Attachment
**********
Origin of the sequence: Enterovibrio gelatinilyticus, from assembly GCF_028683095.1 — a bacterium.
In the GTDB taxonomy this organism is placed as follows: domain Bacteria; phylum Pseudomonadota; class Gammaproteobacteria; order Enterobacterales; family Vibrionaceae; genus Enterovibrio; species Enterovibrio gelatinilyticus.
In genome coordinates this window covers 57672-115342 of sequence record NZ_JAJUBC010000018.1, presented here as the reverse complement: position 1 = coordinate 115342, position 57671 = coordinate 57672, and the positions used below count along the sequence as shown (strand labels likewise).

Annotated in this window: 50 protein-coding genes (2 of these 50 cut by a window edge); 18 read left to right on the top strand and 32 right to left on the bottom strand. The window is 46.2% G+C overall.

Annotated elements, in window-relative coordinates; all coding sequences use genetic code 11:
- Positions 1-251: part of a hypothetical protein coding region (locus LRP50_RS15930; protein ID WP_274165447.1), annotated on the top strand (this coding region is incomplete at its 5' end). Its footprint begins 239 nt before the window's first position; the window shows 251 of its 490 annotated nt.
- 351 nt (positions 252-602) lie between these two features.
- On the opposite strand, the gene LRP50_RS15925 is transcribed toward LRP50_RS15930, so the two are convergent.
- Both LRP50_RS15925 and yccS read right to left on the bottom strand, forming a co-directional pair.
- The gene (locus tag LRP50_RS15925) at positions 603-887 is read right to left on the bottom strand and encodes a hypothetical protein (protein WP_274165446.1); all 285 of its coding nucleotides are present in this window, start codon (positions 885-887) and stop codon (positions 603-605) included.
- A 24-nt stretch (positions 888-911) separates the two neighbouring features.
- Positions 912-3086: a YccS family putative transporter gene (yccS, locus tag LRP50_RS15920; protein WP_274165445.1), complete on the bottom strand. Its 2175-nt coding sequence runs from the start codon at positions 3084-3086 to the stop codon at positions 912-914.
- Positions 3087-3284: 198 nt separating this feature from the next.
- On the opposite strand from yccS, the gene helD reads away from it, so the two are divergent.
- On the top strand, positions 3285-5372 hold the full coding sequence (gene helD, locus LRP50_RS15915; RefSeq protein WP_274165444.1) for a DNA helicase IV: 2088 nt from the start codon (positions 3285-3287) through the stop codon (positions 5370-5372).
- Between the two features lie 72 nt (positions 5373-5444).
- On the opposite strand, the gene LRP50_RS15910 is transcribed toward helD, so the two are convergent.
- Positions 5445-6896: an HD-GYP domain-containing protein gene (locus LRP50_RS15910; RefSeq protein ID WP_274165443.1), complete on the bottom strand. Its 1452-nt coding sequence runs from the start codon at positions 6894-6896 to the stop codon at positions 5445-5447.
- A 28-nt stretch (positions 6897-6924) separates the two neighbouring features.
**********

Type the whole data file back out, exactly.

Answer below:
Origin of the sequence: Enterovibrio gelatinilyticus, from assembly GCF_028683095.1 — a bacterium.
In the GTDB taxonomy this organism is placed as follows: domain Bacteria; phylum Pseudomonadota; class Gammaproteobacteria; order Enterobacterales; family Vibrionaceae; genus Enterovibrio; species Enterovibrio gelatinilyticus.
In genome coordinates this window covers 57672-115342 of sequence record NZ_JAJUBC010000018.1, presented here as the reverse complement: position 1 = coordinate 115342, position 57671 = coordinate 57672, and the positions used below count along the sequence as shown (strand labels likewise).

Annotated in this window: 50 protein-coding genes (2 of these 50 cut by a window edge); 18 read left to right on the top strand and 32 right to left on the bottom strand. The window is 46.2% G+C overall.

Annotated elements, in window-relative coordinates; all coding sequences use genetic code 11:
- Positions 1-251: part of a hypothetical protein coding region (locus LRP50_RS15930; protein ID WP_274165447.1), annotated on the top strand (this coding region is incomplete at its 5' end). Its footprint begins 239 nt before the window's first position; the window shows 251 of its 490 annotated nt.
- 351 nt (positions 252-602) lie between these two features.
- On the opposite strand, the gene LRP50_RS15925 is transcribed toward LRP50_RS15930, so the two are convergent.
- Both LRP50_RS15925 and yccS read right to left on the bottom strand, forming a co-directional pair.
- The gene (locus tag LRP50_RS15925) at positions 603-887 is read right to left on the bottom strand and encodes a hypothetical protein (protein WP_274165446.1); all 285 of its coding nucleotides are present in this window, start codon (positions 885-887) and stop codon (positions 603-605) included.
- A 24-nt stretch (positions 888-911) separates the two neighbouring features.
- Positions 912-3086: a YccS family putative transporter gene (yccS, locus tag LRP50_RS15920; protein WP_274165445.1), complete on the bottom strand. Its 2175-nt coding sequence runs from the start codon at positions 3084-3086 to the stop codon at positions 912-914.
- Positions 3087-3284: 198 nt separating this feature from the next.
- On the opposite strand from yccS, the gene helD reads away from it, so the two are divergent.
- On the top strand, positions 3285-5372 hold the full coding sequence (gene helD, locus LRP50_RS15915; RefSeq protein WP_274165444.1) for a DNA helicase IV: 2088 nt from the start codon (positions 3285-3287) through the stop codon (positions 5370-5372).
- Between the two features lie 72 nt (positions 5373-5444).
- On the opposite strand, the gene LRP50_RS15910 is transcribed toward helD, so the two are convergent.
- Positions 5445-6896: an HD-GYP domain-containing protein gene (locus LRP50_RS15910; RefSeq protein ID WP_274165443.1), complete on the bottom strand. Its 1452-nt coding sequence runs from the start codon at positions 6894-6896 to the stop codon at positions 5445-5447.
- A 28-nt stretch (positions 6897-6924) separates the two neighbouring features.